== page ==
Kathleen R. Merikangas
Dr. Kathleen Ries Merikangas is Senior Investigator and Chief of the Genetic Epidemiology Branch in the Intramural Research Program at the National Institute of Mental Health (NIMH).
Dr. Merikangas received a bachelor’s degree summa cum laude in experimental psychology and music from the University of Notre Dame. She received clinical training through an NIAAA-sponsored master’s program and internship at the Western Psychiatric Institute and Clinic at the University of Pittsburgh School of Medicine, where she continued to conduct clinical research on the Affective Disorders Clinical Research Unit while she pursued a Ph.D. in chronic disease epidemiology from the University of Pittsburgh School of Public Health. Through a Career Development Award from the NIMH, she completed postdoctoral training in population genetics/genetic epidemiology at the Yale University School of Medicine, where she joined the faculty and ultimately became a Professor of Epidemiology and Public Health, Psychiatry and Psychology and the Director of the Genetic Epidemiology Research Unit in the Department of Epidemiology and Public Health. She came to the NIH in 2002 as part of the development of the Porter Neuroscience Research Center.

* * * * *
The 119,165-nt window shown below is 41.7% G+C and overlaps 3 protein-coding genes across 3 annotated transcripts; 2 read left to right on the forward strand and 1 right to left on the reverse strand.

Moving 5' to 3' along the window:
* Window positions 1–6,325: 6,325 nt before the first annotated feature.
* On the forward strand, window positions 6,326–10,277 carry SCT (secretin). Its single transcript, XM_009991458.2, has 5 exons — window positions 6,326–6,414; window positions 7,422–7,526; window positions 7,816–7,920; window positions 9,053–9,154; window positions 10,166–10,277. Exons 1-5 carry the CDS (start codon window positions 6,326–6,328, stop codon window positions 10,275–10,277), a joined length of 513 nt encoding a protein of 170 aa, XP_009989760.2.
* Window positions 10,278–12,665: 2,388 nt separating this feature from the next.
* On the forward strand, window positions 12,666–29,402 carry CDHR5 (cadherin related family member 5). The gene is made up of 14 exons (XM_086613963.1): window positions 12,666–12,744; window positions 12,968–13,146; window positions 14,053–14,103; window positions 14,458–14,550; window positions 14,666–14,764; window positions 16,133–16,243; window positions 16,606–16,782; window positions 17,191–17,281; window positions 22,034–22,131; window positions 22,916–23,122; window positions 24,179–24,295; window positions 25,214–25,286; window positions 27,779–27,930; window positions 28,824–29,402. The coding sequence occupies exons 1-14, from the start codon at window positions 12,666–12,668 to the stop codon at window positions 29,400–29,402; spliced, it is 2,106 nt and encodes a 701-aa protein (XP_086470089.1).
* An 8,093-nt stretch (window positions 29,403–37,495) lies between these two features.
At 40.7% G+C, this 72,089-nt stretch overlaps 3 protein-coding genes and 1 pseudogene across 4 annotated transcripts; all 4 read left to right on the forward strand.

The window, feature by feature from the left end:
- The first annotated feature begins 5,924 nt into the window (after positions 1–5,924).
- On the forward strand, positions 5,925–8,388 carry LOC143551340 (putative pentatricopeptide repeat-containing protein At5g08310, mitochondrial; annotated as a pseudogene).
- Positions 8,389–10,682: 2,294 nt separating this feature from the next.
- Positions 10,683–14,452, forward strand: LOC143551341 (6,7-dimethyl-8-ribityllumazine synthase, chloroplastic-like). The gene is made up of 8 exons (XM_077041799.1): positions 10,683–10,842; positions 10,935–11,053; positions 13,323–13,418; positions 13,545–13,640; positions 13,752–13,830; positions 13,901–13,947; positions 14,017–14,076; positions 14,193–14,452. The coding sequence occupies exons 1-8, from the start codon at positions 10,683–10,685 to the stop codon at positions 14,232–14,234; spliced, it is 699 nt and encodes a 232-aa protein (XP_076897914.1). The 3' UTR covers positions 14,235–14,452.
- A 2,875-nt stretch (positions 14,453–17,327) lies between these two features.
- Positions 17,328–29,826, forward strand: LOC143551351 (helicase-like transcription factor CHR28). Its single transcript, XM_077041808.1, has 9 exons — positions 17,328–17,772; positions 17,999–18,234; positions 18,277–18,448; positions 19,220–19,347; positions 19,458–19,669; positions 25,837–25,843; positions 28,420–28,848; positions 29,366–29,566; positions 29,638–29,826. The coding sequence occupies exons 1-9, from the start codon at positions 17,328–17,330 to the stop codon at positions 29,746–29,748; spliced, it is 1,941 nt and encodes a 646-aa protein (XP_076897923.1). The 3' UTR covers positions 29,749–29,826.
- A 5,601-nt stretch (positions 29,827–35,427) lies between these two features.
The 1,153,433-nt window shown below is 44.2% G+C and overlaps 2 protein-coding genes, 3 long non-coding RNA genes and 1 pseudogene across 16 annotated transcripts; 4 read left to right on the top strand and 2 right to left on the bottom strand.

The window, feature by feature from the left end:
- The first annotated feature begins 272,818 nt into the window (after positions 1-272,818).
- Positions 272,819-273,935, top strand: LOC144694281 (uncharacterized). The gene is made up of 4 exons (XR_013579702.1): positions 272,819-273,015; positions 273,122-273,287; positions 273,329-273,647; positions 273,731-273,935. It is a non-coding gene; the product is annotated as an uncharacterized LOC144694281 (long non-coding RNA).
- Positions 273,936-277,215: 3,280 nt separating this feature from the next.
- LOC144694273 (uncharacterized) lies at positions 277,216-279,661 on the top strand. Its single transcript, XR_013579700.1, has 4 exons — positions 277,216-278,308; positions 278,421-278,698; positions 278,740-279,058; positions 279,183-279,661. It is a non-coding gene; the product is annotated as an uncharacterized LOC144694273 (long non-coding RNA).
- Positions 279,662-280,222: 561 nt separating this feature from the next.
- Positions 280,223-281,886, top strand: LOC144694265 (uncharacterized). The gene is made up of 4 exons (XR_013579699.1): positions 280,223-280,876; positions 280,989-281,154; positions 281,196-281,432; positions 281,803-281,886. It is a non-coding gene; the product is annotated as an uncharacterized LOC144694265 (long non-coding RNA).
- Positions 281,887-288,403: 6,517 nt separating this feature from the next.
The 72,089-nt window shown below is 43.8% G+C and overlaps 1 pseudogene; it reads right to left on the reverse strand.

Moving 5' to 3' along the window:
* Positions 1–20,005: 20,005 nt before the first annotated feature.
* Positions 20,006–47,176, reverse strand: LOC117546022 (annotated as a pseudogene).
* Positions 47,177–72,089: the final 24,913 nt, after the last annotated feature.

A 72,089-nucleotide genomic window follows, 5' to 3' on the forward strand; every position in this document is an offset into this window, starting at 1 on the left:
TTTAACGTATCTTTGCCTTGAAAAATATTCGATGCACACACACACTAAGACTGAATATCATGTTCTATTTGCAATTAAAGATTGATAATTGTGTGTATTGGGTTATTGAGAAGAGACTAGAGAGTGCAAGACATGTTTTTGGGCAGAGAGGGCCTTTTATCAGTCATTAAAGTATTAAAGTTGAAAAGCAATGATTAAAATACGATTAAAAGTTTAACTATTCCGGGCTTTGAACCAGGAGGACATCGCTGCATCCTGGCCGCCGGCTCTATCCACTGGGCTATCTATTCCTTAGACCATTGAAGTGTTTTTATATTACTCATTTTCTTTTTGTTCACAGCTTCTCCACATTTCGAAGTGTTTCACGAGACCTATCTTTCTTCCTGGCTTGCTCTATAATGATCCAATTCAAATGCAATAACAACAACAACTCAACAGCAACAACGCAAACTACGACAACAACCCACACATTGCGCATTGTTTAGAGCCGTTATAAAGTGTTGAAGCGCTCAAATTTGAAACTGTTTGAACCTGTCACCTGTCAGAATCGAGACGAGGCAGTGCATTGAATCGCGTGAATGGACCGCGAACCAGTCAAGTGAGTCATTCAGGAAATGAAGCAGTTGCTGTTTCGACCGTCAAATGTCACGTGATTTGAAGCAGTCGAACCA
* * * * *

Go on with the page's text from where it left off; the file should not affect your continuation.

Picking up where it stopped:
Dr. Merikangas has authored more than 300 scientific publications and has presented lectures throughout the U.S. and in more than 20 countries. Her work has contributed to both methodology in epidemiology and genetics, including methods for studying causes of comorbidity and the development of the genome-wide association study approach to detect genes for complex diseases, and to substantive knowledge about comorbidity of mood disorders with substance use disorders, and migraine with mood disorders and stroke. Dr. Merikangas has also devoted substantial effort to training activities including mentorship of individuals and directing formal training programs in genetic epidemiology at both Yale and at the NIH. The two major areas of her research in the Intramural Program at the NIMH are population based studies of mental and physical disorders including the first study of mental disorders in a nationally representative sample of youth in the U.S., and multigenerational family studies designed to identify the core features and genetic and environmental factors underlying the familial transmission of bipolar spectrum disorders and co-transmission of mood and anxiety disorders and migraine.